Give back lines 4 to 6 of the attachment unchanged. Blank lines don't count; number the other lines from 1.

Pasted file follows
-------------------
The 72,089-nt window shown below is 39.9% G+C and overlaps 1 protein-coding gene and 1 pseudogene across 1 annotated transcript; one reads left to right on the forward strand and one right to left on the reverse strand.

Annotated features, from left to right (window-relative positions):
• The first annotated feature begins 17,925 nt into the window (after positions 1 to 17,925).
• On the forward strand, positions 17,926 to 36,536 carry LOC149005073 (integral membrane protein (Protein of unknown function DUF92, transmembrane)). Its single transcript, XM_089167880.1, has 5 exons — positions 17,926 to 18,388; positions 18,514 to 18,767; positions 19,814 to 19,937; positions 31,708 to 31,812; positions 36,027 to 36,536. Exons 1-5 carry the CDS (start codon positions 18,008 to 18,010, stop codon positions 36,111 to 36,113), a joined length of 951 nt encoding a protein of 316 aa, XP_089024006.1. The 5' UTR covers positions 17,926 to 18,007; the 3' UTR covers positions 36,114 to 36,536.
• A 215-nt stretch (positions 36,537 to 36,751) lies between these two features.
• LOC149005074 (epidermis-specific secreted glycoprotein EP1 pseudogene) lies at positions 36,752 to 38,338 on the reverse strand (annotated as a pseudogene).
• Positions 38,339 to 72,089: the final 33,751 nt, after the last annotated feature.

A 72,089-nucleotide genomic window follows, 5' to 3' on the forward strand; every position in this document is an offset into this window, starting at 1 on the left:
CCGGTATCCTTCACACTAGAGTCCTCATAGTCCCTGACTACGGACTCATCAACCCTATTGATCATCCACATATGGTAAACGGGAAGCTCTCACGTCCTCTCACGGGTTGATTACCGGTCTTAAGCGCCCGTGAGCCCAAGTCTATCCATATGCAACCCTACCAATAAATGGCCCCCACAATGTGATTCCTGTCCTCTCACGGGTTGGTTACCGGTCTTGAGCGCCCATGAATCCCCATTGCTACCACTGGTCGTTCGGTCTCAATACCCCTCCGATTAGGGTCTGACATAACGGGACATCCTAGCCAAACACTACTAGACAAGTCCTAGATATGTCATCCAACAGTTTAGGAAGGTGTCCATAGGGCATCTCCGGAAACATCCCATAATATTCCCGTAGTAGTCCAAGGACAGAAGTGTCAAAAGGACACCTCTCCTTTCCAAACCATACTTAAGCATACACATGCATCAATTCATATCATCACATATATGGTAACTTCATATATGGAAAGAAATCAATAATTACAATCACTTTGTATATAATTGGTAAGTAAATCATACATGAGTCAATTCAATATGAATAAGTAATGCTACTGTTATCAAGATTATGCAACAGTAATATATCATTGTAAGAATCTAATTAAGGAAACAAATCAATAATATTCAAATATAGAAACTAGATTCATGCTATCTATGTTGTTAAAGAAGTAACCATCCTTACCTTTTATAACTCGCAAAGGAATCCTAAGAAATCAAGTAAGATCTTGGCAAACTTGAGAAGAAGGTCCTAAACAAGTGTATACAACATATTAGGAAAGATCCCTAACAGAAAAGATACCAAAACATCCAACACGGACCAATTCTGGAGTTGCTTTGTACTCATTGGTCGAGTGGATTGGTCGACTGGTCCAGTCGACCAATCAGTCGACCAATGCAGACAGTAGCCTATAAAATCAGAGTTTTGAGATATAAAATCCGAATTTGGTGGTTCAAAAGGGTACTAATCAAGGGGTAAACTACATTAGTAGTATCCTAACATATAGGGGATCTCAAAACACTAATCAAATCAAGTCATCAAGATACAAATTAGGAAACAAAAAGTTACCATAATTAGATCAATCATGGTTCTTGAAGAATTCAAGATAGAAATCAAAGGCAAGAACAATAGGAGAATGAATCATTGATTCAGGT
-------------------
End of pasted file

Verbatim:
• On the forward strand, positions 17,926 to 36,536 carry LOC149005073 (integral membrane protein (Protein of unknown function DUF92, transmembrane)). Its single transcript, XM_089167880.1, has 5 exons — positions 17,926 to 18,388; positions 18,514 to 18,767; positions 19,814 to 19,937; positions 31,708 to 31,812; positions 36,027 to 36,536. Exons 1-5 carry the CDS (start codon positions 18,008 to 18,010, stop codon positions 36,111 to 36,113), a joined length of 951 nt encoding a protein of 316 aa, XP_089024006.1. The 5' UTR covers positions 17,926 to 18,007; the 3' UTR covers positions 36,114 to 36,536.
• A 215-nt stretch (positions 36,537 to 36,751) lies between these two features.
• LOC149005074 (epidermis-specific secreted glycoprotein EP1 pseudogene) lies at positions 36,752 to 38,338 on the reverse strand (annotated as a pseudogene).